In Immigration, History is Repeating Itself
Last week I started reading a very interesting book entitled Immigration Law Stories, which tracks over a century of immigration history in the United States. One thing that was apparent: that in two hundred years the arguments from the anti-immigrant camp have not changed. I was astonished by the parallels and the similarities between the rhetoric used at the time the first anti-immigrant laws were being enacted to the arguments being advanced today to limit the rights of immigrants in the United States.
The book discusses the first laws, the Chinese Exclusion Acts, which were aimed at the Chinese population, which were according to the laws’ proponents uneducated and unable to follow the American way of life, because of their ideal which were un-American. The book talks about several seminal cases in the field of immigration law, and I will discuss two of them in this post.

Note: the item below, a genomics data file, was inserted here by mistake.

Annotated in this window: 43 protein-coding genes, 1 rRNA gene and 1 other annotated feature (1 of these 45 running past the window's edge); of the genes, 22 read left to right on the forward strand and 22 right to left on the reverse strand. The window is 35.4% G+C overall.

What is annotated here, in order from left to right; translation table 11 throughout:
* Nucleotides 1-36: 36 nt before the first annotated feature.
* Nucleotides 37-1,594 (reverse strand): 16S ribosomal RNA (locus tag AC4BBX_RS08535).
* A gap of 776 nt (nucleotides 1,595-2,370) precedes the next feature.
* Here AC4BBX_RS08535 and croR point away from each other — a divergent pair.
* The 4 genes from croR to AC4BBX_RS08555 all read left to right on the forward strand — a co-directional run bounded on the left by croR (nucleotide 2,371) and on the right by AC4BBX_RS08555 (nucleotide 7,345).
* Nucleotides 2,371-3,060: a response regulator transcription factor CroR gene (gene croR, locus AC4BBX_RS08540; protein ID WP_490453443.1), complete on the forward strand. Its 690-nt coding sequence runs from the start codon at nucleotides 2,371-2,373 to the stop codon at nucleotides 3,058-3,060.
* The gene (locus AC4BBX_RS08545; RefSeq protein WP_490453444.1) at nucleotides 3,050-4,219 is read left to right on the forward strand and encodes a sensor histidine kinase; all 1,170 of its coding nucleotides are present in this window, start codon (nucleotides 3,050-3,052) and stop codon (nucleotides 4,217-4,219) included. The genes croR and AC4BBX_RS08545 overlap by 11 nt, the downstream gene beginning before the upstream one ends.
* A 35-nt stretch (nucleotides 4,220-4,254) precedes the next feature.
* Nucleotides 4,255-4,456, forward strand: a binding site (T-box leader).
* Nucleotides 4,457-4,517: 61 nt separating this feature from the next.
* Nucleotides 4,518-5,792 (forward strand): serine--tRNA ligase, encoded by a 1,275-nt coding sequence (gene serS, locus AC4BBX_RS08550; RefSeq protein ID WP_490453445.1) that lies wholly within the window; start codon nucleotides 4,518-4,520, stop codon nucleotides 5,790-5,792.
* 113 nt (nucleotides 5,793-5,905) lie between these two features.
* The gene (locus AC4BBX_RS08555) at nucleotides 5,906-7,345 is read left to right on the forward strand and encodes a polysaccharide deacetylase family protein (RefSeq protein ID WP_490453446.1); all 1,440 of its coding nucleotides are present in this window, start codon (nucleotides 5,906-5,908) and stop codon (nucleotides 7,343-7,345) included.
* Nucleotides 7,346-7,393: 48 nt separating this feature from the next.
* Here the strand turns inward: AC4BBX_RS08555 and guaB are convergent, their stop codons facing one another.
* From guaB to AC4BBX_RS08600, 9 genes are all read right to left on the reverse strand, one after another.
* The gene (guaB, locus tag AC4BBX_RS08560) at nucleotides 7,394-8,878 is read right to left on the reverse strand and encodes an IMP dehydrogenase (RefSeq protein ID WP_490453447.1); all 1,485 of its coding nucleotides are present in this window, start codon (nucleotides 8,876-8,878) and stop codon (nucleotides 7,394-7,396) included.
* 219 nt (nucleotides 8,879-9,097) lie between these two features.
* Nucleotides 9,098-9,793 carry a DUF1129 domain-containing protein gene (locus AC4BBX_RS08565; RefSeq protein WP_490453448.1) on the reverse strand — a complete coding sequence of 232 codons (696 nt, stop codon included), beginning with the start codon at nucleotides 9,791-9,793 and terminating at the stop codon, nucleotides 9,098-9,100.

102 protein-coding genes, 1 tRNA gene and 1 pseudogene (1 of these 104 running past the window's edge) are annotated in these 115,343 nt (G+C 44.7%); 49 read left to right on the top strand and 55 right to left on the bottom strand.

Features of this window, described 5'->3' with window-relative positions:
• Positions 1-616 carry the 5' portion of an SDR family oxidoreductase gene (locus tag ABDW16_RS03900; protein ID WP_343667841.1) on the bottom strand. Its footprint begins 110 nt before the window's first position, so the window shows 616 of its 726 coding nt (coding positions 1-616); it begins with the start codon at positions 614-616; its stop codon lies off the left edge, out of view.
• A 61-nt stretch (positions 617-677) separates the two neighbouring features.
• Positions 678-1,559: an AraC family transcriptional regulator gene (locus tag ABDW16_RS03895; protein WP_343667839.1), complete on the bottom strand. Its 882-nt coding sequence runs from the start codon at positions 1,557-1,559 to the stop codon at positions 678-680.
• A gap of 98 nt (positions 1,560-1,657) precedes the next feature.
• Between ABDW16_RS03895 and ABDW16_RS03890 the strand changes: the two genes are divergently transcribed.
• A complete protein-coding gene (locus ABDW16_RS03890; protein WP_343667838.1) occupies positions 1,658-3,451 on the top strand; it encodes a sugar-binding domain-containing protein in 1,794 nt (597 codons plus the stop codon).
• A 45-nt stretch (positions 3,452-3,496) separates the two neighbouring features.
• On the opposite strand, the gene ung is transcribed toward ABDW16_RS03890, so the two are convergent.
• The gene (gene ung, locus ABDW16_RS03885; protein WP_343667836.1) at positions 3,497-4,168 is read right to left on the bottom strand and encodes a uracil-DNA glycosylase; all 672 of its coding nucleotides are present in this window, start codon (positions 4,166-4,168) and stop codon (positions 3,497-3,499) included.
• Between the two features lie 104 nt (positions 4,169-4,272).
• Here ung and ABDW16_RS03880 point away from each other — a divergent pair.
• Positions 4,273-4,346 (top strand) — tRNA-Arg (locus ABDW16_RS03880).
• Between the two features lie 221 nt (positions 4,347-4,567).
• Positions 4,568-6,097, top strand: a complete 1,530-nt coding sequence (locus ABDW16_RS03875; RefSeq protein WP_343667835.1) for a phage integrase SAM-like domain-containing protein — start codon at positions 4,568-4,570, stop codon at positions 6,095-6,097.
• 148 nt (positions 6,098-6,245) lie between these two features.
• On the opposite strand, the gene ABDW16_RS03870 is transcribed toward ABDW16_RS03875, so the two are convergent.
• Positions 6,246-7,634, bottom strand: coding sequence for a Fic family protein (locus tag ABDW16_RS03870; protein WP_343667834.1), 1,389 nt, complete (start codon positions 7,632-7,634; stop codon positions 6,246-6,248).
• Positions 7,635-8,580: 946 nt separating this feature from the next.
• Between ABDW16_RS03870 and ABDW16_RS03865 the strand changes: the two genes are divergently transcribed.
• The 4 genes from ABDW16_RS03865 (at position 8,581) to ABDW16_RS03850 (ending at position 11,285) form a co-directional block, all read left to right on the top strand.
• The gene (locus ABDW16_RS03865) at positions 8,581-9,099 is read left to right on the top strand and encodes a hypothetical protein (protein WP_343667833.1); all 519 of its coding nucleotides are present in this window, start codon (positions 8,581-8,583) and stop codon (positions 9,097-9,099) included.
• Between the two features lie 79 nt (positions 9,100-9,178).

The laws passed in this era, prohibited people of Chinese dissent from benefitting from the American way of life. They were forced to register, much like the special registration program of recent history, and without the registration, the would be unable to return to the United States, even though they had lived there for decades. Without that registration, they would be interred in hard labor camps without that registration. The era witnessed two seminal cases in immigration law, which still affect us until today: Wong Wing v. United States, 163 U.S. 228 (1896) and U.S. v. Wong Kim Ark,